IRVING, Texas -- Sang-Moon Bae won the HP Byron Nelson Championship on Sunday for his first PGA Tour title, beating Keegan Bradley by two strokes after blowing a four-stroke lead.
The 26-year-old South Korean closed with a 1-under 69 to finish at 13-under 267.
Bradley was trying to become the Nelson's first wire-to-wire winner since Tom Watson in 1980. Bradley set the TPC Four Seasons course record with an opening 60 even with two bogeys, but finished with a 72 on a day with wind gusting to near 40 mph at times.
Bae already had 11 international victories -- winning on the Korea, Japan and Asian tours.
Four birdies in a five-hole stretch on the front nine gave Bae a four-stroke advantage in the final group. But he struggled in the middle of the round, making a double bogey at No. 9 and a bogey at the next hole.
Bradley, whose first PGA Tour victory came as a rookie at the Byron Nelson two years ago, got even with a birdie at the 15th hole. But he missed a short birdie putt at the next hole to fall behind for good.
Charl Schwartzel, the 2011 Masters champ, shot a 68 to finish third at 10 under. His only bogey Sunday came at the closing hole, where he hit his approach into a bunker and then hit through the green.
Bae won $1.2 million, nearly matching his PGA Tour career earnings of $1.6 million in his 42 previous starts. His best finish on tour had been a tie for second last year after getting into a four-man playoff at the Transitions Championship.
Bradley had a couple of incredible par saves on the back nine before finally making his first birdie of the round, a 17-footer that had just enough to get into the cup at the 463-yard 15th hole. That gave him a share of the lead when Bae missed a par putt there from just inside 6 feet.
After Bae sank a 5-foot birdie at the par-5 16th hole, and was already walking to the next tee, Bradley had a shorter putt on the same line -- it horseshoed around the hole and didn't fall. The par put Bradley a stroke back with two holes to play, and he then hit his tee shot at the par-3 17th over the green and was unable to save par. That made it irrelevant that he finally had a par at No. 18, the hole he bogeyed the first three rounds.
When Bae hit his tee shot at the 17th green that is fronted by water, he watched anxiously and finally let out an obvious sigh of relief, bending his knees and leaning backward when the ball landed on the front edge of the green about 24 feet from the cup. He made the par, and Bradley was unable to scramble again.
Players wore red ribbons during the final round in memory of Ken Venturi, the 1964 U.S. Open champion and longtime CBS golf analyst who died Friday.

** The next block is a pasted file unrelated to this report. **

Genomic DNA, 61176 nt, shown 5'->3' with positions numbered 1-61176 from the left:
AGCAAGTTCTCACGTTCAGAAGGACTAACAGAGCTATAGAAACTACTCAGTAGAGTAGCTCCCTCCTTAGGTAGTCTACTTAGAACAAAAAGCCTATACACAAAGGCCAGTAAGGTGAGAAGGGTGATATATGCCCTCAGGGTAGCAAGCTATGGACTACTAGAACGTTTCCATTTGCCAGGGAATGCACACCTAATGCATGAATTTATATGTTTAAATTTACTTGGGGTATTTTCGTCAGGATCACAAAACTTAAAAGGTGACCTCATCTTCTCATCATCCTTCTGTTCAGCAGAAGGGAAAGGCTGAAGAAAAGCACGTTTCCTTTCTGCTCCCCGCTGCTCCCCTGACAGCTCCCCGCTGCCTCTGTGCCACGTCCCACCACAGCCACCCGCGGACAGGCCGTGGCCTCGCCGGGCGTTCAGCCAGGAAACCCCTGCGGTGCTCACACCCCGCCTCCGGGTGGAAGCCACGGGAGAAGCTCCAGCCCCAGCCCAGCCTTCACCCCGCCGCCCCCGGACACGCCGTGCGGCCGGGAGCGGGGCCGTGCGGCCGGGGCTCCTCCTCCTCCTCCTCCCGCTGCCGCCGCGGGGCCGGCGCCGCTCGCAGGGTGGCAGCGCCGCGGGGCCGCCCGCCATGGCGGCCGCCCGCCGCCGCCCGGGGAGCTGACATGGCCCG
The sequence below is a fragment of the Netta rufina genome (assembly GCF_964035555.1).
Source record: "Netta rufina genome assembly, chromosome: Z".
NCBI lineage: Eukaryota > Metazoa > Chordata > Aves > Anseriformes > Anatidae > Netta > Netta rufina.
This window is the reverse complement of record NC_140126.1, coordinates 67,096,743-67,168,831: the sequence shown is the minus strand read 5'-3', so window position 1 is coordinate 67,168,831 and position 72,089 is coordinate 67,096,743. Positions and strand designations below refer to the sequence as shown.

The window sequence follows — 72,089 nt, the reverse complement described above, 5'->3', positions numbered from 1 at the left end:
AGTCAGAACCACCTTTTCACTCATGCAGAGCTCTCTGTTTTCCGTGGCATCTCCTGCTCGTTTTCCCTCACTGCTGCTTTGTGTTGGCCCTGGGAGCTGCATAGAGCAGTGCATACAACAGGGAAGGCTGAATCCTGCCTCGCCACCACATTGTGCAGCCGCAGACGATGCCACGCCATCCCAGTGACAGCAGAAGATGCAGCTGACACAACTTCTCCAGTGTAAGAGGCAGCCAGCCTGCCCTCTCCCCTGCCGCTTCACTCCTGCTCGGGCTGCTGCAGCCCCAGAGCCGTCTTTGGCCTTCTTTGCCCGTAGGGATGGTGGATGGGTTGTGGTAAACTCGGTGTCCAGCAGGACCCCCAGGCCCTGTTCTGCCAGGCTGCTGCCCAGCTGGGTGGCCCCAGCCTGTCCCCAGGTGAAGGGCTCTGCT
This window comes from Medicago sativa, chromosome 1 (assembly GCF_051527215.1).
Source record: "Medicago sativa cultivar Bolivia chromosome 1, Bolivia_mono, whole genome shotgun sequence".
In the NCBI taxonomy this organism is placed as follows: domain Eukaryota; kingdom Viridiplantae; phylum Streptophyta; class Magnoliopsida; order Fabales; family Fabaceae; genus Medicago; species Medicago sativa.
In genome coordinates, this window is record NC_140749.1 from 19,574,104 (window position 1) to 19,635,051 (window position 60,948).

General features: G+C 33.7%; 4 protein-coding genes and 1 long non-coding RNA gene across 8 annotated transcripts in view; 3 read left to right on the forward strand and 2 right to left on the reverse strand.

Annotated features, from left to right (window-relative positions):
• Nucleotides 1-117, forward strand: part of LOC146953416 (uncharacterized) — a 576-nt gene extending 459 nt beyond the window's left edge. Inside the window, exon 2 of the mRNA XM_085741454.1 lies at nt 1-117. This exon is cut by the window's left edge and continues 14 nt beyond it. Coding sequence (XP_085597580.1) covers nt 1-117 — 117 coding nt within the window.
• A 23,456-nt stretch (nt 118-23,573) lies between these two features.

Justin Bolli shot a bogey-free 65 for the best round of the day and matched his career-best finish of fourth. A stroke further back at 272 were Morgan Hoffmann (66), Martin Kaymer (68) and Scott Piercy (72).
Tom Gillis, making his 150th PGA Tour start since 1993 and still without a win, started the final round only two strokes out of the lead. But he was already 6 over for his final round after a triple-bogey 7 at the sixth hole. He went on to a 76 and finished tied for 12th.
At No. 14, Bradley drove into the left rough between some trees and missed the green before chipping to 5 feet to save par. On the par 3 just before that, his tee shot settled behind the green, but he hit from there to 8 feet and made that putt as well.
After Bradley's opening drive of the day landed in rough near a temporary lemonade stand, he hit over trees and a bunker to 15 feet and save par at the hole he bogeyed each of the first two rounds. His tee shot at the 202-yard second hole went into a bunker, but he made a 6-foot par putt.
Bae's long putt off the back edge of that par-3 green slid just past the cup, causing him to step back and turn around in disbelief. He knocked in a 4-footer that circled the cup before falling.
The lead swapped at the downwind, 502-yard third hole when Bradley's drive went left into the water. He bogeyed while Bae rolled in a 27-foot birdie putt and responded with a double fist pump.
Bae built his lead to four strokes with three consecutive birdies, getting to 16 under when he two-putted from 33 feet at the par-5 seventh.
One of Bae's biggest reactions came after he made his par-saving 11-foot putt at the 462-yard eighth hole, where he drove into a fairway bunker and then had to hit back into the fairway before his approach shot.